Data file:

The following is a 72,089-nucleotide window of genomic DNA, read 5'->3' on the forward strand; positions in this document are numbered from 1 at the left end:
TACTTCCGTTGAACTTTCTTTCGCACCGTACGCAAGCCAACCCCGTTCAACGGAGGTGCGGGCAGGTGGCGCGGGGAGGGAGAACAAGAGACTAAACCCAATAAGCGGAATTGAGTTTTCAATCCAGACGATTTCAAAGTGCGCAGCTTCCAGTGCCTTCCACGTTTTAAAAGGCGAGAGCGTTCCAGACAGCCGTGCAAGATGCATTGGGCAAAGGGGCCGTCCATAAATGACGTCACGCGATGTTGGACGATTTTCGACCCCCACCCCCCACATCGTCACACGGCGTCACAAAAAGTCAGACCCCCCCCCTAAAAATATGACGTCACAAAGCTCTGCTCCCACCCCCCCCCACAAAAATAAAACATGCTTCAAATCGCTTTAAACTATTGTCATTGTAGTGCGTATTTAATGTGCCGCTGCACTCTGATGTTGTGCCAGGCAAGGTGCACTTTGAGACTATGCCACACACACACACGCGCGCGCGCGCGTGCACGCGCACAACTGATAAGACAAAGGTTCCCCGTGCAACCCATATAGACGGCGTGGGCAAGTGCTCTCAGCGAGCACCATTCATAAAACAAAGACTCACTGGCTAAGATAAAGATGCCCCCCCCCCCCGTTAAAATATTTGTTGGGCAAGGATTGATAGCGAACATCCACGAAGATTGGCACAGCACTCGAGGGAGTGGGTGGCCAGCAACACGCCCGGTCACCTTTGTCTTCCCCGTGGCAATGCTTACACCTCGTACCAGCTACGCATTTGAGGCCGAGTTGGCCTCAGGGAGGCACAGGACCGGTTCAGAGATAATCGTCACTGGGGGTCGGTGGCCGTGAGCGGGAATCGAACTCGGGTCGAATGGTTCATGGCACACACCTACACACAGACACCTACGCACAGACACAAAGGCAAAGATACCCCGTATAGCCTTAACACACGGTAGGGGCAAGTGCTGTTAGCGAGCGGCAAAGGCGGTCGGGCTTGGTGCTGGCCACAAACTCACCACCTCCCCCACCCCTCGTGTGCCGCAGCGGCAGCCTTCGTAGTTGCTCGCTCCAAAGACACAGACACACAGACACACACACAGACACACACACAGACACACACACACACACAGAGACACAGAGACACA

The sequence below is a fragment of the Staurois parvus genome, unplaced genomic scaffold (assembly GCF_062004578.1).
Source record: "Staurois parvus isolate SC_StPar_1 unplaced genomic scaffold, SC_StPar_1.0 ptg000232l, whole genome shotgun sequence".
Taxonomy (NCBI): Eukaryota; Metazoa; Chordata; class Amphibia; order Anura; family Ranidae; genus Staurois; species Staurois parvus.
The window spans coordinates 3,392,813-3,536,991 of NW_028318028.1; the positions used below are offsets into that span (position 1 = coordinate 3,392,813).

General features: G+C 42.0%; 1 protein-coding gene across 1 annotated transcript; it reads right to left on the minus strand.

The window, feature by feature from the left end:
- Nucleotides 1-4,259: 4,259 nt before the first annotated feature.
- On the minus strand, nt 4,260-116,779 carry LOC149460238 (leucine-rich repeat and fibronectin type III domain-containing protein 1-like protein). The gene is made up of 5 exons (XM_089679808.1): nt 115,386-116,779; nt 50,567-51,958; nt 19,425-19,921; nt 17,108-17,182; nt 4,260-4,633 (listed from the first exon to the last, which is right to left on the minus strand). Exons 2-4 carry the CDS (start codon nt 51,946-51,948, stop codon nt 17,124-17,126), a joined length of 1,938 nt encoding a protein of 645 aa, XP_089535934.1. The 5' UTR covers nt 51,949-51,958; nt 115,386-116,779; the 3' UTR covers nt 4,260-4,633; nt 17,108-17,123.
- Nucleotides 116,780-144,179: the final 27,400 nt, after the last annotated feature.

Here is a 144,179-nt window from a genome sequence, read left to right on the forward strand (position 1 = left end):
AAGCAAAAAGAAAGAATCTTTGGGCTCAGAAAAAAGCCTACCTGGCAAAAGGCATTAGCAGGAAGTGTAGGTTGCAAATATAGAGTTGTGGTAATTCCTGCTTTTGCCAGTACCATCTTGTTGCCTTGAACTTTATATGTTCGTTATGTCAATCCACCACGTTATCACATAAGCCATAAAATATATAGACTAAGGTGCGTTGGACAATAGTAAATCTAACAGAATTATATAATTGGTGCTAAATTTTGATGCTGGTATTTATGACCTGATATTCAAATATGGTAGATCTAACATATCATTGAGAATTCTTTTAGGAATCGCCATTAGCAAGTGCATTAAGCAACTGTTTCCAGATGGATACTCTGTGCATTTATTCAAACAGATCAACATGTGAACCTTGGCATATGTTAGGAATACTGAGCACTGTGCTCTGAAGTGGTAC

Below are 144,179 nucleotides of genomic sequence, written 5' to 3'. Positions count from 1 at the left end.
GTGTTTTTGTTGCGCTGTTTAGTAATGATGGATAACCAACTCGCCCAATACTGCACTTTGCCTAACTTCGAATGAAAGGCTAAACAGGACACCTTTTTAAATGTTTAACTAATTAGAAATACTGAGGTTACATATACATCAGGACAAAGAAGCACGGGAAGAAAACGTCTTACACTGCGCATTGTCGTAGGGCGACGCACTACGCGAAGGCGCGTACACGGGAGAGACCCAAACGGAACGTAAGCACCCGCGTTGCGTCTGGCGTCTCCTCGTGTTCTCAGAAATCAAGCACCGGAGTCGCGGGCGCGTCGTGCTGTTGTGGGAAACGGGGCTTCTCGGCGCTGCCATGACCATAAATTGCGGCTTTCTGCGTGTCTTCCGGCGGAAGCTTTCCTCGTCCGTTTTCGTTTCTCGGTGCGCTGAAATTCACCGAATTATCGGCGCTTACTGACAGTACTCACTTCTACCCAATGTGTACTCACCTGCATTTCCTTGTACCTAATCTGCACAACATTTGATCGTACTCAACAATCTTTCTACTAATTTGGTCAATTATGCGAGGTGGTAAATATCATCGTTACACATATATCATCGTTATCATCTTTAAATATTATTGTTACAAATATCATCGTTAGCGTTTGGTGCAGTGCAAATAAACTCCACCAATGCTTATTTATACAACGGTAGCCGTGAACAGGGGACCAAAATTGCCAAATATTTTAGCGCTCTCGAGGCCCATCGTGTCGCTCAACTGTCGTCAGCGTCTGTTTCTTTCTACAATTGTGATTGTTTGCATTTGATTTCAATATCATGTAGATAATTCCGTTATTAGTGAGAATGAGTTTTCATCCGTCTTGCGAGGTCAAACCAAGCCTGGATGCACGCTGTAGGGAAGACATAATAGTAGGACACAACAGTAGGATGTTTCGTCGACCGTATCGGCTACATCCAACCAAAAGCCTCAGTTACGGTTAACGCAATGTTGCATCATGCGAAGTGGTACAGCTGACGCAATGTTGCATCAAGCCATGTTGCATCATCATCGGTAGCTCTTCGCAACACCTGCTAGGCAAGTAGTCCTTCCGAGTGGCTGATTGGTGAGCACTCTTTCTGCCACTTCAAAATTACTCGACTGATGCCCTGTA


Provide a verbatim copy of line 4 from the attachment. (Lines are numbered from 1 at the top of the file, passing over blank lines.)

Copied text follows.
Source record: "Staurois parvus isolate SC_StPar_1 unplaced genomic scaffold, SC_StPar_1.0 ptg000232l, whole genome shotgun sequence".